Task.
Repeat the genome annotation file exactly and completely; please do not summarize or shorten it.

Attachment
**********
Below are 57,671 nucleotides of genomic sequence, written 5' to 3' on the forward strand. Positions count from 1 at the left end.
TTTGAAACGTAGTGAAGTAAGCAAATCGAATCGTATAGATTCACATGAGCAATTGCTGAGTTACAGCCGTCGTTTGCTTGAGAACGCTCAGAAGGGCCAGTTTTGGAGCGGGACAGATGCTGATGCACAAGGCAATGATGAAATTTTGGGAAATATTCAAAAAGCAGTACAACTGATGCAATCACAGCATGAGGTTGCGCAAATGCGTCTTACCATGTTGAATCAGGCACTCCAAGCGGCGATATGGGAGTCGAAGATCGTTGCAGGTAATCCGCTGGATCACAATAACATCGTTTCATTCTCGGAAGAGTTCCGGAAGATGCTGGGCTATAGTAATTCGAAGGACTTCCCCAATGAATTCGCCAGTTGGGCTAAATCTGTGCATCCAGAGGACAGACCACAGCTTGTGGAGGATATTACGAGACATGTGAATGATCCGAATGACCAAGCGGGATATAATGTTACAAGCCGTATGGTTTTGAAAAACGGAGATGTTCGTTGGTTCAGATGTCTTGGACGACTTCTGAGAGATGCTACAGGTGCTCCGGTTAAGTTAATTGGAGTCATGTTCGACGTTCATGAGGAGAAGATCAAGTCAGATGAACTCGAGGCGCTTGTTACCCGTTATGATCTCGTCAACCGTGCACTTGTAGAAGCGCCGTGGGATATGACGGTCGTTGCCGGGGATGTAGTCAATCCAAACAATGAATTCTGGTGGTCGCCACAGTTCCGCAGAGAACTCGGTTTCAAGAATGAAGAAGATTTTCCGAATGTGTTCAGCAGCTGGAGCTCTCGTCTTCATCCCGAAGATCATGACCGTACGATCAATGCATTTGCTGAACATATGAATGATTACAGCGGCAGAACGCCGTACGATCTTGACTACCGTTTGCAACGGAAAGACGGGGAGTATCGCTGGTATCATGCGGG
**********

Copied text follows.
Below are 57,671 nucleotides of genomic sequence, written 5' to 3' on the forward strand. Positions count from 1 at the left end.
TTTGAAACGTAGTGAAGTAAGCAAATCGAATCGTATAGATTCACATGAGCAATTGCTGAGTTACAGCCGTCGTTTGCTTGAGAACGCTCAGAAGGGCCAGTTTTGGAGCGGGACAGATGCTGATGCACAAGGCAATGATGAAATTTTGGGAAATATTCAAAAAGCAGTACAACTGATGCAATCACAGCATGAGGTTGCGCAAATGCGTCTTACCATGTTGAATCAGGCACTCCAAGCGGCGATATGGGAGTCGAAGATCGTTGCAGGTAATCCGCTGGATCACAATAACATCGTTTCATTCTCGGAAGAGTTCCGGAAGATGCTGGGCTATAGTAATTCGAAGGACTTCCCCAATGAATTCGCCAGTTGGGCTAAATCTGTGCATCCAGAGGACAGACCACAGCTTGTGGAGGATATTACGAGACATGTGAATGATCCGAATGACCAAGCGGGATATAATGTTACAAGCCGTATGGTTTTGAAAAACGGAGATGTTCGTTGGTTCAGATGTCTTGGACGACTTCTGAGAGATGCTACAGGTGCTCCGGTTAAGTTAATTGGAGTCATGTTCGACGTTCATGAGGAGAAGATCAAGTCAGATGAACTCGAGGCGCTTGTTACCCGTTATGATCTCGTCAACCGTGCACTTGTAGAAGCGCCGTGGGATATGACGGTCGTTGCCGGGGATGTAGTCAATCCAAACAATGAATTCTGGTGGTCGCCACAGTTCCGCAGAGAACTCGGTTTCAAGAATGAAGAAGATTTTCCGAATGTGTTCAGCAGCTGGAGCTCTCGTCTTCATCCCGAAGATCATGACCGTACGATCAATGCATTTGCTGAACATATGAATGATTACAGCGGCAGAACGCCGTACGATCTTGACTACCGTTTGCAACGGAAAGACGGGGAGTATCGCTGGTATCATGCGGG